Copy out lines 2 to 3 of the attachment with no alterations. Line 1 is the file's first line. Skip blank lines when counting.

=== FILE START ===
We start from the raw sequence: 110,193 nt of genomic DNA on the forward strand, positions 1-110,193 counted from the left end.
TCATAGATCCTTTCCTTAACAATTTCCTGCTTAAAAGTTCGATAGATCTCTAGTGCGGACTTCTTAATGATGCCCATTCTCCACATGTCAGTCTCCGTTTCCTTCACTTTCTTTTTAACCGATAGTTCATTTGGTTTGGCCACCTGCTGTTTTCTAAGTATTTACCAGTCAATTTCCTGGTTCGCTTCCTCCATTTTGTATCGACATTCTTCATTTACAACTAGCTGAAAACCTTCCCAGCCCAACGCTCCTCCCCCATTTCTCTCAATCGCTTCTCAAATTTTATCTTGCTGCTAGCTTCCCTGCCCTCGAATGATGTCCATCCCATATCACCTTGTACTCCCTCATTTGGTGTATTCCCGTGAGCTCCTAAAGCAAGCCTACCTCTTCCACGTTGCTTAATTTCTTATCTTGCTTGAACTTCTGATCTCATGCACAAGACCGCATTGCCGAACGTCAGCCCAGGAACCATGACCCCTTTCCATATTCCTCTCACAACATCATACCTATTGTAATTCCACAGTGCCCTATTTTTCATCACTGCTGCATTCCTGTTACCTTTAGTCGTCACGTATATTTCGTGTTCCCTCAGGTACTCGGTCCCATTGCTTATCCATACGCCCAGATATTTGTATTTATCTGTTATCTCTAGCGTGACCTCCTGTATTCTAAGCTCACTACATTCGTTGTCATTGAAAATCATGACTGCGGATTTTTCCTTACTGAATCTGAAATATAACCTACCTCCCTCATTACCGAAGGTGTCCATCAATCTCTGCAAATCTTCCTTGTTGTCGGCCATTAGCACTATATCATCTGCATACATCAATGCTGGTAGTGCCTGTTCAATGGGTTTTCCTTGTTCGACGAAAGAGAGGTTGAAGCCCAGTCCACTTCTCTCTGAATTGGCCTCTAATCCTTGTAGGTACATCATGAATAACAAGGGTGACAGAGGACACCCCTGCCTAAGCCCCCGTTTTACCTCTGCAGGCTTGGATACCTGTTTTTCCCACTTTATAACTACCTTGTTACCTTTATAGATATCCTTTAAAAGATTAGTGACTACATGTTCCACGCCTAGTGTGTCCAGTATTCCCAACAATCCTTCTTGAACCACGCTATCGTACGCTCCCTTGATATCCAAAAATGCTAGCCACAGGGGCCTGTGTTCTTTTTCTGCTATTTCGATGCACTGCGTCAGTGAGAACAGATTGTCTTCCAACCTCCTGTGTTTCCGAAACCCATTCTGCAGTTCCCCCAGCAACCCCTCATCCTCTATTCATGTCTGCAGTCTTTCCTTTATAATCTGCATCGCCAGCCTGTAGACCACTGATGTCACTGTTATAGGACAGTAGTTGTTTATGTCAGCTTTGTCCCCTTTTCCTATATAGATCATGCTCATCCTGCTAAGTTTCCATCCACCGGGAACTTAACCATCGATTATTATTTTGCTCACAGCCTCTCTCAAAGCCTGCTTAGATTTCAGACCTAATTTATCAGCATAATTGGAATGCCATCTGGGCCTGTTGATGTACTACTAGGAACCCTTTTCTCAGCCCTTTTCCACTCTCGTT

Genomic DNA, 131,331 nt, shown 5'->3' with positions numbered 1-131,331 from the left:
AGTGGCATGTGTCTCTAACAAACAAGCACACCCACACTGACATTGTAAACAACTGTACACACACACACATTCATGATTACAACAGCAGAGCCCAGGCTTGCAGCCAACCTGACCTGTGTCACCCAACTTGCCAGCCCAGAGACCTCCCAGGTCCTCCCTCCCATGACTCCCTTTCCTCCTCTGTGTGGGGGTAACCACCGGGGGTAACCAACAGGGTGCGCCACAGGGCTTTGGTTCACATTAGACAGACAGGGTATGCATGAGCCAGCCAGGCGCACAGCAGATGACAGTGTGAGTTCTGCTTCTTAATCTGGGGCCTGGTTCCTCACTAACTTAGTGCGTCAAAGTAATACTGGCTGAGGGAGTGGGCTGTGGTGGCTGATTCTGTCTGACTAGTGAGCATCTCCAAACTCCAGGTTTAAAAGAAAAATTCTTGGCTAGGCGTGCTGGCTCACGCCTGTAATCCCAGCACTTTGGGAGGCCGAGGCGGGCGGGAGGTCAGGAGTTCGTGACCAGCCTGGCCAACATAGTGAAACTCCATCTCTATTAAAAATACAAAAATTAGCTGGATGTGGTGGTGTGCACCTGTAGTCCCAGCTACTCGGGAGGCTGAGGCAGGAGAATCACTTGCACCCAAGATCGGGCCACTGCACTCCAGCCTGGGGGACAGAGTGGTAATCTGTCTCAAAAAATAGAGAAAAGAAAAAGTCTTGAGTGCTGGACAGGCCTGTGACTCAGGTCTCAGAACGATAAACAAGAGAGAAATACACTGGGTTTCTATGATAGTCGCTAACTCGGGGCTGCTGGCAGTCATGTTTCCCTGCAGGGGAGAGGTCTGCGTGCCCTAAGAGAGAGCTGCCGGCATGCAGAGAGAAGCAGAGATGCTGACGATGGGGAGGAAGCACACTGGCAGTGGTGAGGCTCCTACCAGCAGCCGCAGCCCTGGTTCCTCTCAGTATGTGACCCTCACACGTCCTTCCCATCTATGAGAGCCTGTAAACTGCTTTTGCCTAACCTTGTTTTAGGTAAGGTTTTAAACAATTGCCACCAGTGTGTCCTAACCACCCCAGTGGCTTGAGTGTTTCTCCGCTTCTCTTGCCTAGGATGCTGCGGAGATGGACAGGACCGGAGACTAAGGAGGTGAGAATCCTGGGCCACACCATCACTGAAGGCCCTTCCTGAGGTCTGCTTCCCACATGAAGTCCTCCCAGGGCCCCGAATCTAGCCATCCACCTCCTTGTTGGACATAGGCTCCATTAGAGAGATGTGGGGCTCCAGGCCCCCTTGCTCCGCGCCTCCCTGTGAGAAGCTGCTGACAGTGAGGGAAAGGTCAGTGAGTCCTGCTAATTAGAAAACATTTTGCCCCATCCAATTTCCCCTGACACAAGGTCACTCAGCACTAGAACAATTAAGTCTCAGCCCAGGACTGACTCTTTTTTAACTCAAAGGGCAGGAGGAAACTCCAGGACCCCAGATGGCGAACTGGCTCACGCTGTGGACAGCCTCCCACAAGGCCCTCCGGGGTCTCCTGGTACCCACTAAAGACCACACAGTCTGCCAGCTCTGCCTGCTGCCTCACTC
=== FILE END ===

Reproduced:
TCATAGATCCTTTCCTTAACAATTTCCTGCTTAAAAGTTCGATAGATCTCTAGTGCGGACTTCTTAATGATGCCCATTCTCCACATGTCAGTCTCCGTTTCCTTCACTTTCTTTTTAACCGATAGTTCATTTGGTTTGGCCACCTGCTGTTTTCTAAGTATTTACCAGTCAATTTCCTGGTTCGCTTCCTCCATTTTGTATCGACATTCTTCATTTACAACTAGCTGAAAACCTTCCCAGCCCAACGCTCCTCCCCCATTTCTCTCAATCGCTTCTCAAATTTTATCTTGCTGCTAGCTTCCCTGCCCTCGAATGATGTCCATCCCATATCACCTTGTACTCCCTCATTTGGTGTATTCCCGTGAGCTCCTAAAGCAAGCCTACCTCTTCCACGTTGCTTAATTTCTTATCTTGCTTGAACTTCTGATCTCATGCACAAGACCGCATTGCCGAACGTCAGCCCAGGAACCATGACCCCTTTCCATATTCCTCTCACAACATCATACCTATTGTAATTCCACAGTGCCCTATTTTTCATCACTGCTGCATTCCTGTTACCTTTAGTCGTCACGTATATTTCGTGTTCCCTCAGGTACTCGGTCCCATTGCTTATCCATACGCCCAGATATTTGTATTTATCTGTTATCTCTAGCGTGACCTCCTGTATTCTAAGCTCACTACATTCGTTGTCATTGAAAATCATGACTGCGGATTTTTCCTTACTGAATCTGAAATATAACCTACCTCCCTCATTACCGAAGGTGTCCATCAATCTCTGCAAATCTTCCTTGTTGTCGGCCATTAGCACTATATCATCTGCATACATCAATGCTGGTAGTGCCTGTTCAATGGGTTTTCCTTGTTCGACGAAAGAGAGGTTGAAGCCCAGTCCACTTCTCTCTGAATTGGCCTCTAATCCTTGTAGGTACATCATGAATAACAAGGGTGACAGAGGACACCCCTGCCTAAGCCCCCGTTTTACCTCTGCAGGCTTGGATACCTGTTTTTCCCACTTTATAACTACCTTGTTACCTTTATAGATATCCTTTAAAAGATTAGTGACTACATGTTCCACGCCTAGTGTGTCCAGTATTCCCAACAATCCTTCTTGAACCACGCTATCGTACGCTCCCTTGATATCCAAAAATGCTAGCCACAGGGGCCTGTGTTCTTTTTCTGCTATTTCGATGCACTGCGTCAGTGAGAACAGATTGTCTTCCAACCTCCTGTGTTTCCGAAACCCATTCTGCAGTTCCCCCAGCAACCCCTCATCCTCTATTCATGTCTGCAGTCTTTCCTTTATAATCTGCATCGCCAGCCTGTAGACCACTGATGTCACTGTTATAGGACAGTAGTTGTTTATGTCAGCTTTGTCCCCTTTTCCTATATAGATCATGCTCATCCTGCTAAGTTTCCATCCACCGGGAACTTAACCATCGATTATTATTTTGCTCACAGCCTCTCTCAAAGCCTGCTTAGATTTCAGACCTAATTTATCAGCATAATTGGAATGCCATCTGGGCCTGTTGATGTACTACTAGGAACCCTTTTCTCAGCCCTTTTCCACTCTCGTT

Genomic DNA, 131,331 nt, shown 5'->3' with positions numbered 1-131,331 from the left: